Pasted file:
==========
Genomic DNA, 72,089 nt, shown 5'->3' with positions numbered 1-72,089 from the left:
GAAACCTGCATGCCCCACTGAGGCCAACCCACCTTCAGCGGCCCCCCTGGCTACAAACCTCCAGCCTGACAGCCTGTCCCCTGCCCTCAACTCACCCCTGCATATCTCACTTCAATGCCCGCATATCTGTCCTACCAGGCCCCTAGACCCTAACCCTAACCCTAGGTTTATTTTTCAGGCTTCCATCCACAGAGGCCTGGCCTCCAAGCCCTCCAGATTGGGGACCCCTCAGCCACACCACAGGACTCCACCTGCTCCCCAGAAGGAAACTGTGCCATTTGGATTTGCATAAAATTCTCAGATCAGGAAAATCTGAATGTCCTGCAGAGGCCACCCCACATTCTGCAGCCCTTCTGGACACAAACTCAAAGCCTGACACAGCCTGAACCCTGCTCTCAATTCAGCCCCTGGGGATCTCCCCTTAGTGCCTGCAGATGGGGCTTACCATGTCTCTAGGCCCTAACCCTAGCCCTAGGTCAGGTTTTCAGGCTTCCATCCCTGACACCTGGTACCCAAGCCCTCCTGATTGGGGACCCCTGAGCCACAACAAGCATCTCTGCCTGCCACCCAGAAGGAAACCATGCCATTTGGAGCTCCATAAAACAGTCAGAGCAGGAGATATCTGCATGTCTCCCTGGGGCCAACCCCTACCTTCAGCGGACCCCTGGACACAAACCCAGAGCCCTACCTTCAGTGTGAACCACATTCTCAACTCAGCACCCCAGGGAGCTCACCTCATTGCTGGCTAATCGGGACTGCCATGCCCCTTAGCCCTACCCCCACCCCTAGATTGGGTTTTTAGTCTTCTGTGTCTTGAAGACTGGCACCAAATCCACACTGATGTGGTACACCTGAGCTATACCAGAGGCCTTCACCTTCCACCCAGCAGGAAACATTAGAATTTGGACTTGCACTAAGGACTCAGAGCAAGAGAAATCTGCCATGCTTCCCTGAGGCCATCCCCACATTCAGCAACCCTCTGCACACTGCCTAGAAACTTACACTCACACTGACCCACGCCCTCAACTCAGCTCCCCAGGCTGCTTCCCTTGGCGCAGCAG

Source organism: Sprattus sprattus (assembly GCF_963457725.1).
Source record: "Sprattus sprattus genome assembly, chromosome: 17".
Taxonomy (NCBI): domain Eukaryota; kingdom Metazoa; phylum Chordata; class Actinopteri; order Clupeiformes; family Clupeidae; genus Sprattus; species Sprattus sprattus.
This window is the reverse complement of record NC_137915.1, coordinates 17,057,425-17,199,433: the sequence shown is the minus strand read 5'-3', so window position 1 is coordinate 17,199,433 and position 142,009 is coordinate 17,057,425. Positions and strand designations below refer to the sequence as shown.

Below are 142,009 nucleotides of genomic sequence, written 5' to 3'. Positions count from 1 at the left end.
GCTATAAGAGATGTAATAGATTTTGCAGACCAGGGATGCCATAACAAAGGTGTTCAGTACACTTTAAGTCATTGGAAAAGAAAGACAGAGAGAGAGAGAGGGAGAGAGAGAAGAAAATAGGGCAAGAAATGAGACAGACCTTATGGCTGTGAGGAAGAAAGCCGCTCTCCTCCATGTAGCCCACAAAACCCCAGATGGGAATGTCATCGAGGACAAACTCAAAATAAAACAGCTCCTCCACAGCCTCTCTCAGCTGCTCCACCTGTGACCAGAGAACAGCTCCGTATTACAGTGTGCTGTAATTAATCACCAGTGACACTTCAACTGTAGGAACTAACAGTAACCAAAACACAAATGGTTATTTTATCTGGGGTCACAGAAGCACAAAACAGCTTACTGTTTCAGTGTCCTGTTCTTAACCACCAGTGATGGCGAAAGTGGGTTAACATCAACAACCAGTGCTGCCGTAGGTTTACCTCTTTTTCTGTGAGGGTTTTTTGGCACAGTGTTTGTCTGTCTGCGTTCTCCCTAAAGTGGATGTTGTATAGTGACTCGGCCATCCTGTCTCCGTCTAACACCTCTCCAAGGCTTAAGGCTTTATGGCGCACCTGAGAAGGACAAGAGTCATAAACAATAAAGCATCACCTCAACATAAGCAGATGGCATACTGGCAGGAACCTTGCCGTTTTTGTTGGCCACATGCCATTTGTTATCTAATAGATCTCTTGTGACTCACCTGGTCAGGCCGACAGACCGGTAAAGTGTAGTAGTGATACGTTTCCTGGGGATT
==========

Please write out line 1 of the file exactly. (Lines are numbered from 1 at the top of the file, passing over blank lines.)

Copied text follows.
Genomic DNA, 72,089 nt, shown 5'->3' with positions numbered 1-72,089 from the left: